If you or the person you support are smokers, chances are good that you have probably at least thought about quitting at some point. You may even have made one or more unsuccessful attempts to quit smoking.
Planning ahead can be the key to success. Share these tips with your family member or friend with diabetes and make quitting smoking a New Year’s resolution that sticks!
Benefits of quitting smoking for people with diabetes
Instead of thinking negatively about the future loss of cigarettes, start thinking positively about the many benefits to be enjoyed…some almost immediately.
• After about 8 hours of the last cigarette, harmful nicotine and carbon monoxide levels will be cut in half. Oxygen levels will be back to normal, leading to improved circulation.
• In just 48 hours, all nicotine will have left the body and taste and smell will be markedly improved.
• After 1 year, the risk of coronary heart disease is around half that of a smoker’s.
In addition to cutting the risk of heart disease, quitting smoking also reduces the risk of other diabetes complications such as damage to the kidneys, eyes, nerves, feet and legs.
Decide on a quitting method
There are a number of different methods to help smokers quit. Consider the different options and choose the method - or combination of methods - that seems to make sense for you.
Different methods include:
• Do-it-yourself: some people prefer to avoid external programs and instead use self-help guides, videos, audio tapes, web sites and software programs. Telephone quitlines can be helpful, offering support, information and materials.
• Medication support: Nicotine patches, gum, lozenges and spray are all available without a prescription. There are also prescription medications available as well to help lessen withdrawal pangs. And in some provinces, a pharmacist can prescribe these medications, instead of having to go to your doctor for the prescription.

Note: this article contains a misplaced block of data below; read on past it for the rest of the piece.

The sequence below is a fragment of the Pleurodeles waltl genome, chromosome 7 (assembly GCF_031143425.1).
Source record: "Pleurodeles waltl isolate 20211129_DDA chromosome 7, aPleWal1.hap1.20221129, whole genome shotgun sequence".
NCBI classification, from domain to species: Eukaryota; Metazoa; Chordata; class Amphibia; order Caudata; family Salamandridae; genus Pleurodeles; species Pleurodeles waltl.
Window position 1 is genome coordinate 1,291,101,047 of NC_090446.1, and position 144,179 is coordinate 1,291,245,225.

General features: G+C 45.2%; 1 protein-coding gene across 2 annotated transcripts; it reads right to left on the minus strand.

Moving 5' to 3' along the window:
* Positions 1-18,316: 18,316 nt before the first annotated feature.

• Group counseling: Support groups are available. In some parts of Canada, smokers can also get the support of special clinics with trained specialists to guide them.
• Hypnosis or acupuncture: Some ex-smokers claim great success from these holistic support methods.
Ask a member of the diabetes healthcare team for more information about the different quitting methods.
Plan ahead by recognizing smoking patterns
Many smokers find it is easier to start breaking smoking patterns during the pre-quit period when they know they can still access nicotine. But before you can start to break them, you need to identify what these patterns or habits are.
Keep a piece of paper tucked into a cigarette pack and start writing down each occasion that you light up. For example, do you light up when you have a cup of coffee or when you answer the phone? Make a note of it. After a few days, you will start to see clear patterns emerging.
Start breaking smoking patterns
Start taking control by changing at least a few smoking habits before you actually try to quit. Try breaking some of the most entrenched smoking patterns first. By the time you actually come to New Year’s Day and the time to quit, you will have removed some of the toughest challenges.
For example, do you always light up when the phone rings? Make it a point to instead reach for a glass of water to sip, or an elastic band to fidget with.
Do you always light up on the way home after work? Delay that first after-work cigarette for half an hour.
Find an immediate cigarette helps you wake up in the morning? Delay it until after you have had a shower or made that first cup of coffee.
Knowing that you will shortly have that craved-for cigarette will make it easier to start breaking habits.
Be prepared for cravings when you quit
Be aware of the times when cravings are most likely to occur. These will often follow the patterns you have already identified. However, you are also likely to come across cravings that you may not have thought about. For example, cravings that are tied to emotional experiences such as the urge to celebrate after clearing a driveway of snow, or successfully sorting through a pile of household bills.
Health Canada suggests fighting cravings by trying the four Ds: Delay, Distract, Deep Breathing and Drink Water. You will find lots of great tips like this on Health Canada's web site. Write down some ideas for fighting cravings, so you can refer to them when they occur.
Have you quit successfully or have you helped a family member or friend with diabetes kick the habit? Please share your experiences with other community members in the Community Forums section of the site.